Study: Mothers having top jobs is a ‘feminist myth’

Telling women they can hold down a top-flight job and raise children themselves is a ‘feminist myth’ and the Government should back off expecting the impossible from Britain’s mums, according to a new report.

The report, written by a leading researcher at the London School of Economics, shows that half of women in high-powered careers are childless.

A number of others farm out their mothering responsibilities to other women, leading to “nominal families”.


The conclusions come in a report for the Centre for Policy Studies by Dr Catherine Hakim, due to be published early next year.

She says the ‘gender pay gap’ only exists because women choose to put their careers on hold to have children and then return to work part-time.

The report, Feminist Myths and Magic Medicine, argues that women are free to choose between entering senior career positions and raising children, but they will not be able to achieve both.


Dr Hakim’s report comes in the wake of a review by the previous Labour government, led by Lord Davies, a former chairman of Standard Chartered Bank.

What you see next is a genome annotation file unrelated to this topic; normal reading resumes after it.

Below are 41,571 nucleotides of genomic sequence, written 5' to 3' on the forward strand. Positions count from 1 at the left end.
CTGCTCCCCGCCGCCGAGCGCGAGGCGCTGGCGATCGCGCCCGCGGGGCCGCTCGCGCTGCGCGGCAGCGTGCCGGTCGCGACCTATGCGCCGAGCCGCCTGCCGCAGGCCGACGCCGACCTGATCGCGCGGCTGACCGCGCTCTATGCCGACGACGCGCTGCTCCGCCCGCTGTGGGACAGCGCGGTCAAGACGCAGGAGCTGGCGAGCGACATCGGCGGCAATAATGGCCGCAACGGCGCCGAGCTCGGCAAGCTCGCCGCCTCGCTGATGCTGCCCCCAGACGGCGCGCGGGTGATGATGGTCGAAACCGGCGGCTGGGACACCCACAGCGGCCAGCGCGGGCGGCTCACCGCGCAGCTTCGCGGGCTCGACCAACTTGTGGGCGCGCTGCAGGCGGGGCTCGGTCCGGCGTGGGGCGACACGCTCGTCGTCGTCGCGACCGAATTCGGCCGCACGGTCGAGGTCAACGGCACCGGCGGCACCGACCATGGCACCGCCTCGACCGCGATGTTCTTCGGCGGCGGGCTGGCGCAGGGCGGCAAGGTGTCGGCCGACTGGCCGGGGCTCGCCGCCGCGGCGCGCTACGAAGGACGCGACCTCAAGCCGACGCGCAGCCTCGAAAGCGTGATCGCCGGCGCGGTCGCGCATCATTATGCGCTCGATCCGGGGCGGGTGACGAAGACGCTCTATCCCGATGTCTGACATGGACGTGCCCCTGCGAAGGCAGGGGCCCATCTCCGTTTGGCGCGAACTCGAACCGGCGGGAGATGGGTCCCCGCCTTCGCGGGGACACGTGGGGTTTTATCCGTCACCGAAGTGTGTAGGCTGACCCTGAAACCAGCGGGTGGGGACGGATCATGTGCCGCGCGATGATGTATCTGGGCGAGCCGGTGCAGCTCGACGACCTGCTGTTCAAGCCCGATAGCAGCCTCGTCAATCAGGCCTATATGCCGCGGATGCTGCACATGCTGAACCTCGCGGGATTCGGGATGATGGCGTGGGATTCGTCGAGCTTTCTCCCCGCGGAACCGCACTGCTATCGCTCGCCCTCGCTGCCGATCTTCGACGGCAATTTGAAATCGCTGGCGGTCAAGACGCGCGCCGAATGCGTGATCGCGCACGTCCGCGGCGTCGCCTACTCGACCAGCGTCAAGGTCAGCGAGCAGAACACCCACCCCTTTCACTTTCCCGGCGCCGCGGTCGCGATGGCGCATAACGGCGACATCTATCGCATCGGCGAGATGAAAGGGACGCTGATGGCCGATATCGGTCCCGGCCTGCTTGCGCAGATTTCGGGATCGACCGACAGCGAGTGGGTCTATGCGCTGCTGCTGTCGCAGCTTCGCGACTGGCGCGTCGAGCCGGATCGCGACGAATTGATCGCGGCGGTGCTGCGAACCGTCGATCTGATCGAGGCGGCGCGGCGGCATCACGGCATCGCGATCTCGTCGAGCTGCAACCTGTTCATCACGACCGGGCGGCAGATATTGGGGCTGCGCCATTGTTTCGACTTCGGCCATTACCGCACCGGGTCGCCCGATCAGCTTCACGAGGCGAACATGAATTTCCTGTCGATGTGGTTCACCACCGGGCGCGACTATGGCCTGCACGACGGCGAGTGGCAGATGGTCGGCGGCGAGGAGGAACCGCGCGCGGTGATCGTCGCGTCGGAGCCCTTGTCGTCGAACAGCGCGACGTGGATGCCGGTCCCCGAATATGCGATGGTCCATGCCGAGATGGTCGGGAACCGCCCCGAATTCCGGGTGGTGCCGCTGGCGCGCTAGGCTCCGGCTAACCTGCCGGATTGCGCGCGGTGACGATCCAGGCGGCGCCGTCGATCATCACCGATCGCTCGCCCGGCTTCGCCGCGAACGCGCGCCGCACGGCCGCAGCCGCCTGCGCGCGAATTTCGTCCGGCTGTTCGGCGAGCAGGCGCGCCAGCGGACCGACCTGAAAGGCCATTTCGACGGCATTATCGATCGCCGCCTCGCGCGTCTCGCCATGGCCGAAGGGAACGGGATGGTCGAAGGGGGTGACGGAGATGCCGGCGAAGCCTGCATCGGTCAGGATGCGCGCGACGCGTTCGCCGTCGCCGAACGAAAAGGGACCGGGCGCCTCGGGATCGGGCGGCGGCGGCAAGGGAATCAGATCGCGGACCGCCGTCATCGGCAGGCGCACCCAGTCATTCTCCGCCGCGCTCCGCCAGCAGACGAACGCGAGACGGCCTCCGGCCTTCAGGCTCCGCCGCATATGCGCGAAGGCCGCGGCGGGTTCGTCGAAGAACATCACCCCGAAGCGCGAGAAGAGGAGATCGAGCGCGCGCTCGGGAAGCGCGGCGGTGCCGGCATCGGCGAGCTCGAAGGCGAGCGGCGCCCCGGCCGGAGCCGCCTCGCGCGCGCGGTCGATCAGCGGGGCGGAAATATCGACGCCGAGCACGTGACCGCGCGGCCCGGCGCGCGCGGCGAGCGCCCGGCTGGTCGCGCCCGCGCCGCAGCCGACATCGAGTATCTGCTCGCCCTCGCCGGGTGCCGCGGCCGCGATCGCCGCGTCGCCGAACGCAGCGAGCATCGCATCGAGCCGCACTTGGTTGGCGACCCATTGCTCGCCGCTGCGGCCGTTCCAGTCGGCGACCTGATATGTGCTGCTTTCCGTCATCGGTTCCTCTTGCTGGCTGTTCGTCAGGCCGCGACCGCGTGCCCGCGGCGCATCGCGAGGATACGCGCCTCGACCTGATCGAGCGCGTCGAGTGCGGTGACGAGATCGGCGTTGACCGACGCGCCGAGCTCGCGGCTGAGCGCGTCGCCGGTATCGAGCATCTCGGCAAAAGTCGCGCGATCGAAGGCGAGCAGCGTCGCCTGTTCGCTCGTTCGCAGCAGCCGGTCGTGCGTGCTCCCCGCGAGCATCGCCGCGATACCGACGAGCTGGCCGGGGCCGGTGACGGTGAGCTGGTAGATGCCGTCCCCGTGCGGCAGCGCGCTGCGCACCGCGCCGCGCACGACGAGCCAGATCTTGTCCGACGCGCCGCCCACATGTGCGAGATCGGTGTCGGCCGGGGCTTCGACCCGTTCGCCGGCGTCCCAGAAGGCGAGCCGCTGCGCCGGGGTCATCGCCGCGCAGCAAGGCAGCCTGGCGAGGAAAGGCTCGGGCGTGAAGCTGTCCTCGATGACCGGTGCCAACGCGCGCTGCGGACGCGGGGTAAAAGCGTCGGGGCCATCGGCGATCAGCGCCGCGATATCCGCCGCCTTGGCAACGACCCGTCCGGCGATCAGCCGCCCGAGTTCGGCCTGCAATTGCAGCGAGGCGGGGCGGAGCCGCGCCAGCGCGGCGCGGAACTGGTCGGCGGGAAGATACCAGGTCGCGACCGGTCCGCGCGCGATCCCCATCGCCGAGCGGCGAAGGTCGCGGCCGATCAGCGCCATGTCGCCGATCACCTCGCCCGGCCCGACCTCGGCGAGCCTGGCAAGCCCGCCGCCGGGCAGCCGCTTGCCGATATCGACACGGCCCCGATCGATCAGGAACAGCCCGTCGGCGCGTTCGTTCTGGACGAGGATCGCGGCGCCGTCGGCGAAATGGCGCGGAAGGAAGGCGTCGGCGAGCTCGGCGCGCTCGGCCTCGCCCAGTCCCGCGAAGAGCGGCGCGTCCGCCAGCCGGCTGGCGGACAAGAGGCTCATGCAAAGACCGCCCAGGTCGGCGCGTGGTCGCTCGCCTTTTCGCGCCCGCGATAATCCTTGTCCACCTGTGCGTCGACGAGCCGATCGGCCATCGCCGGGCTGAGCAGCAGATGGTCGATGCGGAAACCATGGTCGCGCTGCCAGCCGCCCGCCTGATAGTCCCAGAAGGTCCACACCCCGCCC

The review considered recommending that company boards should be forced to comprise at least 40% women.

But Dr Hakim argues that the Equal Pay Act did its job and now the Government should back off trying to force the “social engineering being demanded by feminists and legislators”.


She believes that such policies which seek to promote equality of outcome are “pointless”.

“People are confusing equal opportunities with equal outcomes”, she said.

And the belief that most women want to have the same jobs as men is seen by her as a “flawed assumption”.


Among the other “myths” Dr Hakim dispels in her report are the ideas that men and women have the same career ambitions and that women prefer to be financially independent.

She also disagrees that family-friendly policies make good business sense or are necessary to break any glass ceiling of promotion.

And, in her view, women are not necessarily more co-operative in management than men.


There is no short cut to success for either sex, Dr Hakim argues, as long hours and near total commitment to a career are always necessary for success, regardless of gender.

This last point is echoed by at least one successful businesswoman.

Jessica DeLuca Moore, 35, founding director of online beauty store Cult Beauty, agreed with Dr Hakim’s viewpoint on this issue.

“You’re never going to become the CEO in a job-share”, she said.


And a former career woman says that most women she knows do not see the ultimate value to their lives in a job.

Poppy Pickles, 29, who has worked for auction house Sotheby’s, gave up her career to focus on bringing up her two children.

“Most women I know place a lot more emphasis on other things”, she said.